Friday, August 7, 2009

Joyful hope

A vision without a task is but a dream.
A task without a vision is drudgery,
A vision and a task is the hope of the world.
- Church wall, Sussex, England, circa 1730

This is an early map to a sustainable life.
It’s never about the doing or the dreaming,
The vision or the task,
But the sacred marriage between them.

The world’s longest list of tasks, even when completed will not change one’s life. Not unless the list is a series of steps taken to support an intended vision. The act of holding the vision, and being present with each step, is its own sacred journey and is the joyful hope of the world.

Dreaming, and day-dreaming, as a stand alone activity can be great ways of relaxing, bringing personal renewal and exercising muscles of imagination, and those are all great things. Dreams can hold a non-linear, intelligent depth of mapping, and can offer an almost magic path through seemingly unopenable doors. I’m a big fan of dreaming, but pathological escapist dreaming is its own drug and can degenerate into its own prison. Being the keeper of a vision birthed forth from an ideal is just as tiresome and often more lethal. Too many people have died in the name of religion along with insane amounts of hate and dissonance. A vision birthed from the connectivity of self, meaning really feeling one’s place in the sustainable systems freely gifted, comes forth as a vision with gravity, legs, and a will to grow and flower.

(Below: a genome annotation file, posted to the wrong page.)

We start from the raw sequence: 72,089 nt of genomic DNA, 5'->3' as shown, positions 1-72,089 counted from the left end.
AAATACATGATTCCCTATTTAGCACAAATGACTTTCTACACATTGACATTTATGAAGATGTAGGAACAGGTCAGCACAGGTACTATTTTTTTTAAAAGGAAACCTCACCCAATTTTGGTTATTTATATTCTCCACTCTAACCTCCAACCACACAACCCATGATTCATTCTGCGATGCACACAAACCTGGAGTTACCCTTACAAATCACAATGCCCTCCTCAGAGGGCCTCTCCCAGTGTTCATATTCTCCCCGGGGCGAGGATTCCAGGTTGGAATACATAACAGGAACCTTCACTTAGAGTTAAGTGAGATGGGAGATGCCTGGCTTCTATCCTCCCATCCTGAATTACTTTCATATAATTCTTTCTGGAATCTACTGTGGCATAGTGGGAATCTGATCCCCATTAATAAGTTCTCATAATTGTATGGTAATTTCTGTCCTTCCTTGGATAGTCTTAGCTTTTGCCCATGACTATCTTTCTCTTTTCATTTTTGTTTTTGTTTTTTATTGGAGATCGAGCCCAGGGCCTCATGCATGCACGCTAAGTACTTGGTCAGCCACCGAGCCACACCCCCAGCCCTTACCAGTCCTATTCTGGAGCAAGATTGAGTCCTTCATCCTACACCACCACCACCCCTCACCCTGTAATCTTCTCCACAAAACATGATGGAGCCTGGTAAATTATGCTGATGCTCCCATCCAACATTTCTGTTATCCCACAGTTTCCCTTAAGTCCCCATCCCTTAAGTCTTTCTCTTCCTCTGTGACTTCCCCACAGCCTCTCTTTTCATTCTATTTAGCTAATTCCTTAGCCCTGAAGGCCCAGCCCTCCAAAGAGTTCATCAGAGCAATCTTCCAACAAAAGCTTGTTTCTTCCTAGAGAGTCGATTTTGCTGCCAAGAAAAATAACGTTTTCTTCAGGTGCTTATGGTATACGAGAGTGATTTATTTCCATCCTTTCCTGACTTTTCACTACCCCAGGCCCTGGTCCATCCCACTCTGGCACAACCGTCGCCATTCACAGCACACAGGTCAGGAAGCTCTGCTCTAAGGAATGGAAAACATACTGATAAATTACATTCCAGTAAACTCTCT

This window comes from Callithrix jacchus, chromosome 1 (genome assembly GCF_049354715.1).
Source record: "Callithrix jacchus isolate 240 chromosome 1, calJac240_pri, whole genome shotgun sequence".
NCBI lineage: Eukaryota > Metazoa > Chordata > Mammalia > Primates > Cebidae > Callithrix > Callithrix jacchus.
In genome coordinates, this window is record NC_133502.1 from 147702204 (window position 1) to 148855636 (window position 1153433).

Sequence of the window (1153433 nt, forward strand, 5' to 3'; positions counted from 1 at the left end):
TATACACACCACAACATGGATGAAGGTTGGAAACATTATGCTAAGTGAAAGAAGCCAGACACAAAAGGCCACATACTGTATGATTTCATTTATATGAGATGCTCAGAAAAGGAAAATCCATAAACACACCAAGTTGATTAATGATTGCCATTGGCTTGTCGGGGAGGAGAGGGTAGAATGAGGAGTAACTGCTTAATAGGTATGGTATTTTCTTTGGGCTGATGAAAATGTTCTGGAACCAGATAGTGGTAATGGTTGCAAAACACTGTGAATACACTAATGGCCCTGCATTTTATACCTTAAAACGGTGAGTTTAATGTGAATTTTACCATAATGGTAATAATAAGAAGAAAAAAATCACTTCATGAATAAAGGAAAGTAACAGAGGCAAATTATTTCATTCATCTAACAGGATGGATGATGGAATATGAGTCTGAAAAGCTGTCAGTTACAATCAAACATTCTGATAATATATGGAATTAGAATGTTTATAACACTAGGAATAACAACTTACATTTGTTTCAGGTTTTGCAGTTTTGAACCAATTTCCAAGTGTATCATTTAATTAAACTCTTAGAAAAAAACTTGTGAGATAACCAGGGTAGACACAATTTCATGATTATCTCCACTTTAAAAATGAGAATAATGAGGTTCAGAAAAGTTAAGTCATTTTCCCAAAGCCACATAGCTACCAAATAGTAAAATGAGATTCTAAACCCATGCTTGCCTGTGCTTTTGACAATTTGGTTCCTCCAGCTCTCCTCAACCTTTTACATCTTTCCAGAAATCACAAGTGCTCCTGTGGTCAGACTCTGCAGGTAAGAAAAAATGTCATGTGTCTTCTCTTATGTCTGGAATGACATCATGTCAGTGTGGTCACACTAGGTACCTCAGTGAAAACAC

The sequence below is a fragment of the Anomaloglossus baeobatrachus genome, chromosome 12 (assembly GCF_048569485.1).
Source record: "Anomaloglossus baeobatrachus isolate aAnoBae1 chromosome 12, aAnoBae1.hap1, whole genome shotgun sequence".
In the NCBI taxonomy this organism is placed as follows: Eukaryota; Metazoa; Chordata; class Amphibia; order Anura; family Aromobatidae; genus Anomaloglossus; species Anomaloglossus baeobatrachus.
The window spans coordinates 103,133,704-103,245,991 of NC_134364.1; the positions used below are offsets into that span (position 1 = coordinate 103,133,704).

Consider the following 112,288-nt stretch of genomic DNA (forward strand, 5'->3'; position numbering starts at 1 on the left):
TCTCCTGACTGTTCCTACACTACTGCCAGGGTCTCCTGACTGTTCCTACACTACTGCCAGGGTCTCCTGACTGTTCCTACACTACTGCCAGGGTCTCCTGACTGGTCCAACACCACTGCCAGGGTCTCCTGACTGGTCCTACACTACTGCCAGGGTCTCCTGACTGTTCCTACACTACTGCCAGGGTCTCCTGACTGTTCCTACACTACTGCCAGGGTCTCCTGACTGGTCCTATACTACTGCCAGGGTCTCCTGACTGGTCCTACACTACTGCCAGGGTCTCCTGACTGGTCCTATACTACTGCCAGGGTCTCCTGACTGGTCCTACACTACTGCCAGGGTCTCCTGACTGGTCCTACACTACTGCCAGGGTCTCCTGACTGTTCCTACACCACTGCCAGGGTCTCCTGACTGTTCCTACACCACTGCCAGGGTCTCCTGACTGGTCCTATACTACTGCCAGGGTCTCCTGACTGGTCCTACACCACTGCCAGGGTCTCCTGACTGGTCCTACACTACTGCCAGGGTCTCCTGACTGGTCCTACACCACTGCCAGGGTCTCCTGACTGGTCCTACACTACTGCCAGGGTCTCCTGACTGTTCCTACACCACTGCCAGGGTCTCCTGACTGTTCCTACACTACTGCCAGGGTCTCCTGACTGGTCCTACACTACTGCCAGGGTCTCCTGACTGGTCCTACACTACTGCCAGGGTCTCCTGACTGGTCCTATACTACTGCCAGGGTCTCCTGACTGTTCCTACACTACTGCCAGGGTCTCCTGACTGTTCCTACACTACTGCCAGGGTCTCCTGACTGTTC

The Sanskrit word Dharma literally translates as that which upholds or supports. In English they squish the definition into the word “law”. I prefer to see it as taking our places supporting and upholding nature’s sustainable systems or laws. Dharma is often translated as one’s righteous duty… to do?

Zen Master Dogan said: “Those who see worldly lives as an obstacle to Dharma see no Dharma in everyday actions: they have not discovered that there are no everyday actions outside of Dharma.”

I love that there are no everyday actions outside of Dharma. I get that but those of us who do are still in the minority. Mankind as a species does not understand the peace that comes from living within the laws of nature. A lot of pathos could be eliminated with some basic gardening. Being green or sustainable and upholding ones place in the system is considered to be an optional life choice. Absolutely, if one is not attached to the future of the coming generations, it’s optional.

In 1830 Charles Lamb thought himself clever when boasting; “A Garden was the primitive prison , till man with Promethean felicity and boldness, luckily sinned himself out of it.”~ True that Charles. The definition of sin; to miss the mark. In its adolescence humanity sinned itself out of the garden and into possible extinction.
Clever lucky humans.
Heartfelt Dharma is out ticket back…
sustainable-vision interwoven into every task…
The hope of the world.

No comments: